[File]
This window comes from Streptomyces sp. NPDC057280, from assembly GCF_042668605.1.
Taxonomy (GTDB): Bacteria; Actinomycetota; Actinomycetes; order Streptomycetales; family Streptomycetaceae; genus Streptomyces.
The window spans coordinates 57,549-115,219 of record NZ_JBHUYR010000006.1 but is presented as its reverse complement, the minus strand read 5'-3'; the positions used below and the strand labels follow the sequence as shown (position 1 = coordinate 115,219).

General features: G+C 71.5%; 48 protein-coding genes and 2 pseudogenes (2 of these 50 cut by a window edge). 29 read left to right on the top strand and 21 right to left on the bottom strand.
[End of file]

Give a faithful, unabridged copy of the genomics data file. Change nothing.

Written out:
This window comes from Streptomyces sp. NPDC057280, from assembly GCF_042668605.1.
Taxonomy (GTDB): Bacteria; Actinomycetota; Actinomycetes; order Streptomycetales; family Streptomycetaceae; genus Streptomyces.
The window spans coordinates 57,549-115,219 of record NZ_JBHUYR010000006.1 but is presented as its reverse complement, the minus strand read 5'-3'; the positions used below and the strand labels follow the sequence as shown (position 1 = coordinate 115,219).

General features: G+C 71.5%; 48 protein-coding genes and 2 pseudogenes (2 of these 50 cut by a window edge). 29 read left to right on the top strand and 21 right to left on the bottom strand.